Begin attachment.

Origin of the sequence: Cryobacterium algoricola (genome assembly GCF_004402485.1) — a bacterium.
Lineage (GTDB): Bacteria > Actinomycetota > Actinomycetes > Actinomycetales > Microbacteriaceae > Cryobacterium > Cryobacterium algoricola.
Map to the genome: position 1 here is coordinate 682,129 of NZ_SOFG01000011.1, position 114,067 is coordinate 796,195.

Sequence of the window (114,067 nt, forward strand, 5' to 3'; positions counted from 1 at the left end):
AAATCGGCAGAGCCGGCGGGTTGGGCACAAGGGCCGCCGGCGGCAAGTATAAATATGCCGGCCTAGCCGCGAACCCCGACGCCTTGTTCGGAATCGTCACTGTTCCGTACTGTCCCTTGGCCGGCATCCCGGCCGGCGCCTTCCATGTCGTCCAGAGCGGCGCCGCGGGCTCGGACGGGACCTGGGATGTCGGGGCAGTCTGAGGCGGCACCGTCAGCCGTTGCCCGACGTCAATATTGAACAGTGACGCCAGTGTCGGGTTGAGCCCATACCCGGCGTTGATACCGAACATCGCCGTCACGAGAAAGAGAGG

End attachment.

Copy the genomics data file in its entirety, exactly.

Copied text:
Origin of the sequence: Cryobacterium algoricola (genome assembly GCF_004402485.1) — a bacterium.
Lineage (GTDB): Bacteria > Actinomycetota > Actinomycetes > Actinomycetales > Microbacteriaceae > Cryobacterium > Cryobacterium algoricola.
Map to the genome: position 1 here is coordinate 682,129 of NZ_SOFG01000011.1, position 114,067 is coordinate 796,195.

Sequence of the window (114,067 nt, forward strand, 5' to 3'; positions counted from 1 at the left end):
AAATCGGCAGAGCCGGCGGGTTGGGCACAAGGGCCGCCGGCGGCAAGTATAAATATGCCGGCCTAGCCGCGAACCCCGACGCCTTGTTCGGAATCGTCACTGTTCCGTACTGTCCCTTGGCCGGCATCCCGGCCGGCGCCTTCCATGTCGTCCAGAGCGGCGCCGCGGGCTCGGACGGGACCTGGGATGTCGGGGCAGTCTGAGGCGGCACCGTCAGCCGTTGCCCGACGTCAATATTGAACAGTGACGCCAGTGTCGGGTTGAGCCCATACCCGGCGTTGATACCGAACATCGCCGTCACGAGAAAGAGAGG